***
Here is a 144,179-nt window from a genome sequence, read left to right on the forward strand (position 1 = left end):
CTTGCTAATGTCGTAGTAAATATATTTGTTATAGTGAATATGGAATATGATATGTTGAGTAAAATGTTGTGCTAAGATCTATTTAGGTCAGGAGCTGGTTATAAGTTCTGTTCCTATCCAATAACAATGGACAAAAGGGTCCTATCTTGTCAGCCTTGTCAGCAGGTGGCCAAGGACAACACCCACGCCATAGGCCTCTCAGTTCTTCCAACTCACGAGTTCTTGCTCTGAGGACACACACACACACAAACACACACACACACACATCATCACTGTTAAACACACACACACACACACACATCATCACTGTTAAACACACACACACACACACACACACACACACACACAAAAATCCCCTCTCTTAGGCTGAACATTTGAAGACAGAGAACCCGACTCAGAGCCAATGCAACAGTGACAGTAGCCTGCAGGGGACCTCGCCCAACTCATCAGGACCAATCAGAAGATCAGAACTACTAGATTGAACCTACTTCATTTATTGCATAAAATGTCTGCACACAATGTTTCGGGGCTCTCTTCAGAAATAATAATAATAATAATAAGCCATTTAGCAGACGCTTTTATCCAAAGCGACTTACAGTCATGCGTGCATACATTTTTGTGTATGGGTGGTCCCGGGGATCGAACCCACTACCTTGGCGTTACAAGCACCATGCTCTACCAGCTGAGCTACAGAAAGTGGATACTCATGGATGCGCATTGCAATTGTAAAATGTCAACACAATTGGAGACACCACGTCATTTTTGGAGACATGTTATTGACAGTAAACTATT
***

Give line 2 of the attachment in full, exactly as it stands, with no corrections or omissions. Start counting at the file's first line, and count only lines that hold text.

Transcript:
CTTGCTAATGTCGTAGTAAATATATTTGTTATAGTGAATATGGAATATGATATGTTGAGTAAAATGTTGTGCTAAGATCTATTTAGGTCAGGAGCTGGTTATAAGTTCTGTTCCTATCCAATAACAATGGACAAAAGGGTCCTATCTTGTCAGCCTTGTCAGCAGGTGGCCAAGGACAACACCCACGCCATAGGCCTCTCAGTTCTTCCAACTCACGAGTTCTTGCTCTGAGGACACACACACACACAAACACACACACACACACATCATCACTGTTAAACACACACACACACACACACATCATCACTGTTAAACACACACACACACACACACACACACACACACACAAAAATCCCCTCTCTTAGGCTGAACATTTGAAGACAGAGAACCCGACTCAGAGCCAATGCAACAGTGACAGTAGCCTGCAGGGGACCTCGCCCAACTCATCAGGACCAATCAGAAGATCAGAACTACTAGATTGAACCTACTTCATTTATTGCATAAAATGTCTGCACACAATGTTTCGGGGCTCTCTTCAGAAATAATAATAATAATAATAAGCCATTTAGCAGACGCTTTTATCCAAAGCGACTTACAGTCATGCGTGCATACATTTTTGTGTATGGGTGGTCCCGGGGATCGAACCCACTACCTTGGCGTTACAAGCACCATGCTCTACCAGCTGAGCTACAGAAAGTGGATACTCATGGATGCGCATTGCAATTGTAAAATGTCAACACAATTGGAGACACCACGTCATTTTTGGAGACATGTTATTGACAGTAAACTATT